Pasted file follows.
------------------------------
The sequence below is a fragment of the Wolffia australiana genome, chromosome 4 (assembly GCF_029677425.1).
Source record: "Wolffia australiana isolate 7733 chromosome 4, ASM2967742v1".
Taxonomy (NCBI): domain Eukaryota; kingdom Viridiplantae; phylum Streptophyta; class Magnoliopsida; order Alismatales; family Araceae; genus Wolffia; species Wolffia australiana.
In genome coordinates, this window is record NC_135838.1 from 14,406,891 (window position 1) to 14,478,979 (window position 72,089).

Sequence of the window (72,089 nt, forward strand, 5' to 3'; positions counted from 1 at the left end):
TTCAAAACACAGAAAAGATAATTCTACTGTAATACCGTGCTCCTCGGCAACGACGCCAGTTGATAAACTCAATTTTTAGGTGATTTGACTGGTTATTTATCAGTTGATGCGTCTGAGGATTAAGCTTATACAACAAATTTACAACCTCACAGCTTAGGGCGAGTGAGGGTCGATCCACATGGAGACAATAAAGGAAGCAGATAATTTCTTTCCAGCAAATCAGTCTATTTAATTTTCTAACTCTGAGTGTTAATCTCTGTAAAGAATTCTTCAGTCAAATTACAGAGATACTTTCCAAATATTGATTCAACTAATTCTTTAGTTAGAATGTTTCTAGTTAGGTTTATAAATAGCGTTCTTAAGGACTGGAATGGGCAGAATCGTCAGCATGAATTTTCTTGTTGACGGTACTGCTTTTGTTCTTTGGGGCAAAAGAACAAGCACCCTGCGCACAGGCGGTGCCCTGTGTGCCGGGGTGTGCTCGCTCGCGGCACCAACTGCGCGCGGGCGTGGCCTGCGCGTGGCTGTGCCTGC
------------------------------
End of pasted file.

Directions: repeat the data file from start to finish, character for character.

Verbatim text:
The sequence below is a fragment of the Wolffia australiana genome, chromosome 4 (assembly GCF_029677425.1).
Source record: "Wolffia australiana isolate 7733 chromosome 4, ASM2967742v1".
Taxonomy (NCBI): domain Eukaryota; kingdom Viridiplantae; phylum Streptophyta; class Magnoliopsida; order Alismatales; family Araceae; genus Wolffia; species Wolffia australiana.
In genome coordinates, this window is record NC_135838.1 from 14,406,891 (window position 1) to 14,478,979 (window position 72,089).

Sequence of the window (72,089 nt, forward strand, 5' to 3'; positions counted from 1 at the left end):
TTCAAAACACAGAAAAGATAATTCTACTGTAATACCGTGCTCCTCGGCAACGACGCCAGTTGATAAACTCAATTTTTAGGTGATTTGACTGGTTATTTATCAGTTGATGCGTCTGAGGATTAAGCTTATACAACAAATTTACAACCTCACAGCTTAGGGCGAGTGAGGGTCGATCCACATGGAGACAATAAAGGAAGCAGATAATTTCTTTCCAGCAAATCAGTCTATTTAATTTTCTAACTCTGAGTGTTAATCTCTGTAAAGAATTCTTCAGTCAAATTACAGAGATACTTTCCAAATATTGATTCAACTAATTCTTTAGTTAGAATGTTTCTAGTTAGGTTTATAAATAGCGTTCTTAAGGACTGGAATGGGCAGAATCGTCAGCATGAATTTTCTTGTTGACGGTACTGCTTTTGTTCTTTGGGGCAAAAGAACAAGCACCCTGCGCACAGGCGGTGCCCTGTGTGCCGGGGTGTGCTCGCTCGCGGCACCAACTGCGCGCGGGCGTGGCCTGCGCGTGGCTGTGCCTGC